Tuesday night, Major League Baseball Advanced Media tweeted out there’d be a new version of RBI Baseball for sale in 2014. Immediately, this sounded like amazing news. If you’re of a certain age and grew up on the old Nintendo system — nobody called it NES back then — this is great, unless you preferred Baseball Stars growing up with its ability to edit your own team (which was amazingly advanced by 1990 console game standards). Still, RBI had the real players like Reggie, Darryl and … Candy Maldonado.
What does this announcement actually mean? That’s a little more vague. There’s a website already set up, but it provides little actual information. 2K Sports discontinued it’s baseball game this year, meaning Sony’s MLB: The Show is your only option for video game baseball and it’s a Playstation exclusive. As nostalgic as this sounds tonight, odds are this will be a modern day baseball video game available on all consoles. The game will be distributed by MLBAM, but there’s no word yet on the game developer itself.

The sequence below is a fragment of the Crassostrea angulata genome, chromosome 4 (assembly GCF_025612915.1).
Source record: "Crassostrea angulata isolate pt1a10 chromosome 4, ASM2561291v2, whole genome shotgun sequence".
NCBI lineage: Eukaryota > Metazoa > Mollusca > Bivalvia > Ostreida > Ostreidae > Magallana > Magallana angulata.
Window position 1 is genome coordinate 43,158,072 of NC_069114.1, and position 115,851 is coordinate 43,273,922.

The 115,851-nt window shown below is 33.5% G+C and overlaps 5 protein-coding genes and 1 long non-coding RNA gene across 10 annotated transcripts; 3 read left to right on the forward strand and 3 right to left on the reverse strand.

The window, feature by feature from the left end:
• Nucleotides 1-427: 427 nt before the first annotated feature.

Perhaps — if they’re not total fools — they’ll include a port of the original 8-bit classic, which is still fun to play, especially the drinking game out-lined by Ganty at Dee-Nee.com. Or, for around $1.99, who isn’t going to download the 8-bit game if it’s available on a phone or tablet?
Let’s hope that somewhere in this new version of RBI Baseball there’s a place where Vince Coleman has a 100-percent stolen base success rate, Charlie Kerfeld throws a ball about 65 mph and fireworks go off every time you hit a home run at Tengen Stadium. Plus the music. Oh that sweet, sweet music that never stops.
And as crazy as this sounds, RBI Baseball remains one of the most fun baseball games to play even to this day, especially against another human being — “straight pitching” only — as opposed to the computer. (Again, I’ll refer you to the dee-nee site.)
MLBAM made a smart choice reviving the RBI name. Let’s hope the product they deliver lives up to the fond memories the original created over two decades ago. It would be a shame if the revived version is scoffed at like the RBI statistic is nowadays by so many folks who grew up playing the game bearing its name.